After a 15-minute back-and-forth with legal council on Tuesday, municipal leaders voted unanimously to extend the city’s 10-month moratorium on recreational marijuana through the end of the year.
City Attorney Mike Green informed Cortez council members Tuesday, May 27, that Amendment 64 allows voters to decide whether retail marijuana sales should be allowed within city lim its. He added that the city could also pass an ordinance to either regulate or prohibit commercial sales.
“If we have an election, we wouldn’t know the results until sometime in early November, so we would need until the end of the year to implement an ordinance,” Green said.
After a motion by council member Shawna McLaughlin and a second by Bob Archibeque, the city approved Ordinance 1190, which prohibits any new medical and retail marijuana license through Dec. 31.
The legislation also set a public hearing on the matter for June 10, which will be preceded by a city council fact-gathering workshop with various municipal department heads.
“If after the June 10th workshop, you decide you don’t want to have an election, then we can move forward, and get something done before the end of the year,” said Green. “The moratorium just gives us options and choices, and basically gives the people interested in the issue notice of what we’re doing.”
City Manager Shane Hale reiterated that council could repeal or amend the moratorium before the end of the year and pass an ordinance to either prohibit or regulate commercial marijuana sales after the June 10 workshop and public hearing.
“You don’t have to take the whole year to figure out what you want to do,” Hale told council members.
The city’s initial moratorium, scheduled to sunset June 30, was passed in August to allow the city time to examine issues surrounding commercial marijuana sales. Over the past nine months, city leaders have failed to address the issue until this month.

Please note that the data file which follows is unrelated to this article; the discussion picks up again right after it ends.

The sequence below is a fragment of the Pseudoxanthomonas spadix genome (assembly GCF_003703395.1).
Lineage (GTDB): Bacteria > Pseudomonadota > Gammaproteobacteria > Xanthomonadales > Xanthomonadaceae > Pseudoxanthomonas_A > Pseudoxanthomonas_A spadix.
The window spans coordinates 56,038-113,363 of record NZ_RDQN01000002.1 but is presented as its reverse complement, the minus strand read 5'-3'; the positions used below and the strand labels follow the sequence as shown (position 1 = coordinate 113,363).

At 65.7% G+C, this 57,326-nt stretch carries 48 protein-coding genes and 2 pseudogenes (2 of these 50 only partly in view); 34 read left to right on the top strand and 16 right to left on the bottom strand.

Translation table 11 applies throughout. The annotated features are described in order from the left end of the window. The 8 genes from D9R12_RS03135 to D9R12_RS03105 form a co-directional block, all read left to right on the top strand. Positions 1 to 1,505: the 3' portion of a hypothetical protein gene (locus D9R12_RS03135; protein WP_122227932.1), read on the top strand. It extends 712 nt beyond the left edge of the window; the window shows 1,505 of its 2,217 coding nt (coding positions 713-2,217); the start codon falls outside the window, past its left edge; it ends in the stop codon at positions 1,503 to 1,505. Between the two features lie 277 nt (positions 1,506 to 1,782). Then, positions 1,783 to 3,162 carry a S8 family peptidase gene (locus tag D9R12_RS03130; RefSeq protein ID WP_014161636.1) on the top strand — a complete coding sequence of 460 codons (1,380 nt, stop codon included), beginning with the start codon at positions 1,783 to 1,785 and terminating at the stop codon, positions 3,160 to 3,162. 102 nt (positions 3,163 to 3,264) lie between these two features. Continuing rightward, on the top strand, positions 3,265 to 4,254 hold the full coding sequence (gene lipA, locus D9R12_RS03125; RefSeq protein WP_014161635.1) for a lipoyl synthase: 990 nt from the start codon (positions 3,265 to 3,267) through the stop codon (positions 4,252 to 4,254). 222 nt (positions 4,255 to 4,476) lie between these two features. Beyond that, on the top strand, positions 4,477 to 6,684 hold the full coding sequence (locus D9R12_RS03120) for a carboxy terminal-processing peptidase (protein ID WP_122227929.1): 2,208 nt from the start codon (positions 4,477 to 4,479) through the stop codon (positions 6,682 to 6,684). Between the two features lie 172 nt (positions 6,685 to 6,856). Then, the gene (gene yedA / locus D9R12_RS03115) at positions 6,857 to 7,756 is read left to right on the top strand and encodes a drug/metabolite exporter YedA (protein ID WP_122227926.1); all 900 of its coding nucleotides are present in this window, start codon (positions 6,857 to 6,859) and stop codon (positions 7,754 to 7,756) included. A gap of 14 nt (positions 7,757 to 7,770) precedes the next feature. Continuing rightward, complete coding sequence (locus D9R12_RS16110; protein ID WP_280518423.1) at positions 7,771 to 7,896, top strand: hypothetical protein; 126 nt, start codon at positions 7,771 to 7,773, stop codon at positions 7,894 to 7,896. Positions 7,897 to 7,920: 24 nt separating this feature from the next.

“This (moratorium) formally buys us some more time,” said Mayor Karen Sheek.
Earlier this month, four council members – McLaughlin, Archibeque, Tom Butler and Orly Lucero – indicated they’d like voters to decide whether retail marijuana sales should be legal in Cortez, while Sheek, Ty Keel and Jim Price insisted that voters have decided the issue with the passage of Amendment 64.
Green was subsequently directed to develop ballot questions for both an up or down vote to license retail outlets and whether special excise taxes should be imposed on retail sales. An election would cost about $10,000, and city officials have until July 15 to include commercial marijuana issues on November’s general election ballot.
The city has seven areas zoned for medical marijuana businesses, and if approved, retail marijuana outlets would likely be restricted to those same areas, according to Green.
As a result of Amendment 64, Colorado became the first state to authorize and regulate commercial marijuana sales, which started on Jan. 1. In the first quarter of 2014, the state generated $7.3 million in retail marijuana taxes.
According to officials, the city’s 4 percent sales tax on medical marijuana products adds approximately $50,000 annually to city coffers.